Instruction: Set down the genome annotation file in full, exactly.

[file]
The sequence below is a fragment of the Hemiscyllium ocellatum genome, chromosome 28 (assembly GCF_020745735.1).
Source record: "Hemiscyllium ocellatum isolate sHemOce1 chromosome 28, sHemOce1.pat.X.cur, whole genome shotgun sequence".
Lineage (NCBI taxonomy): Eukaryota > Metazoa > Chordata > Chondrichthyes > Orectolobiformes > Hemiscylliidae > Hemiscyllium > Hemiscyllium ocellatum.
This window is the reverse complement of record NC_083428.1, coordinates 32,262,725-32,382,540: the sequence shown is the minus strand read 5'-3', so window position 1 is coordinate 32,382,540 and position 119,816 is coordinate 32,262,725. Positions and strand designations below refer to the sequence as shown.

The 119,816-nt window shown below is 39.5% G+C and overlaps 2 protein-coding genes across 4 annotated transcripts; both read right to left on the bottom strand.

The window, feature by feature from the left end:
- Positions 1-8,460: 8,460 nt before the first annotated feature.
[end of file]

The sequence below is a fragment of the Hemiscyllium ocellatum genome, chromosome 28 (assembly GCF_020745735.1).
Source record: "Hemiscyllium ocellatum isolate sHemOce1 chromosome 28, sHemOce1.pat.X.cur, whole genome shotgun sequence".
Lineage (NCBI taxonomy): Eukaryota > Metazoa > Chordata > Chondrichthyes > Orectolobiformes > Hemiscylliidae > Hemiscyllium > Hemiscyllium ocellatum.
This window is the reverse complement of record NC_083428.1, coordinates 32,262,725-32,382,540: the sequence shown is the minus strand read 5'-3', so window position 1 is coordinate 32,382,540 and position 119,816 is coordinate 32,262,725. Positions and strand designations below refer to the sequence as shown.

The 119,816-nt window shown below is 39.5% G+C and overlaps 2 protein-coding genes across 4 annotated transcripts; both read right to left on the bottom strand.

The window, feature by feature from the left end:
- Positions 1-8,460: 8,460 nt before the first annotated feature.